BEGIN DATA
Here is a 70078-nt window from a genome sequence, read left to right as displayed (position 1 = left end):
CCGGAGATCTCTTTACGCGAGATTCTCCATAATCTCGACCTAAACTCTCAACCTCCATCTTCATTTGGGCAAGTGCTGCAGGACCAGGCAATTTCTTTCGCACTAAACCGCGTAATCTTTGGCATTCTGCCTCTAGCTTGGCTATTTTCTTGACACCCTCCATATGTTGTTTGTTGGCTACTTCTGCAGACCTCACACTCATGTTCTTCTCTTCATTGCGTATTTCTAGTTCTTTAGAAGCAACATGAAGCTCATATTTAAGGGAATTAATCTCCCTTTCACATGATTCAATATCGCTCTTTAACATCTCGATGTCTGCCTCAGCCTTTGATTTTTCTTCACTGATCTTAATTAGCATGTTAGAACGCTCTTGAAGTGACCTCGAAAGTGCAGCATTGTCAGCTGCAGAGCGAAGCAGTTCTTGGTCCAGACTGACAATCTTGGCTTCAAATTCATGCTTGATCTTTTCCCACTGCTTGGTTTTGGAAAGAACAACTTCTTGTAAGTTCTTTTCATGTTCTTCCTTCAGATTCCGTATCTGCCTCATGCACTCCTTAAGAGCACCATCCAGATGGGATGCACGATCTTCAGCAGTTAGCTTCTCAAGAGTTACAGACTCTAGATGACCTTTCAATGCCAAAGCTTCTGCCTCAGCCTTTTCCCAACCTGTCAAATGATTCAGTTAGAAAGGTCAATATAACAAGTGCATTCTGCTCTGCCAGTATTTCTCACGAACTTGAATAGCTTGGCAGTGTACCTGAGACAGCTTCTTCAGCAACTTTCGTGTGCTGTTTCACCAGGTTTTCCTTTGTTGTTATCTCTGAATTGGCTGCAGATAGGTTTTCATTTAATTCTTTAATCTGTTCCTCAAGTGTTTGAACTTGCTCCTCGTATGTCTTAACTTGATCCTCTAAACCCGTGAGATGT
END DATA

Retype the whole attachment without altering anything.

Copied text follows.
Here is a 70078-nt window from a genome sequence, read left to right as displayed (position 1 = left end):
CCGGAGATCTCTTTACGCGAGATTCTCCATAATCTCGACCTAAACTCTCAACCTCCATCTTCATTTGGGCAAGTGCTGCAGGACCAGGCAATTTCTTTCGCACTAAACCGCGTAATCTTTGGCATTCTGCCTCTAGCTTGGCTATTTTCTTGACACCCTCCATATGTTGTTTGTTGGCTACTTCTGCAGACCTCACACTCATGTTCTTCTCTTCATTGCGTATTTCTAGTTCTTTAGAAGCAACATGAAGCTCATATTTAAGGGAATTAATCTCCCTTTCACATGATTCAATATCGCTCTTTAACATCTCGATGTCTGCCTCAGCCTTTGATTTTTCTTCACTGATCTTAATTAGCATGTTAGAACGCTCTTGAAGTGACCTCGAAAGTGCAGCATTGTCAGCTGCAGAGCGAAGCAGTTCTTGGTCCAGACTGACAATCTTGGCTTCAAATTCATGCTTGATCTTTTCCCACTGCTTGGTTTTGGAAAGAACAACTTCTTGTAAGTTCTTTTCATGTTCTTCCTTCAGATTCCGTATCTGCCTCATGCACTCCTTAAGAGCACCATCCAGATGGGATGCACGATCTTCAGCAGTTAGCTTCTCAAGAGTTACAGACTCTAGATGACCTTTCAATGCCAAAGCTTCTGCCTCAGCCTTTTCCCAACCTGTCAAATGATTCAGTTAGAAAGGTCAATATAACAAGTGCATTCTGCTCTGCCAGTATTTCTCACGAACTTGAATAGCTTGGCAGTGTACCTGAGACAGCTTCTTCAGCAACTTTCGTGTGCTGTTTCACCAGGTTTTCCTTTGTTGTTATCTCTGAATTGGCTGCAGATAGGTTTTCATTTAATTCTTTAATCTGTTCCTCAAGTGTTTGAACTTGCTCCTCGTATGTCTTAACTTGATCCTCTAAACCCGTGAGATGT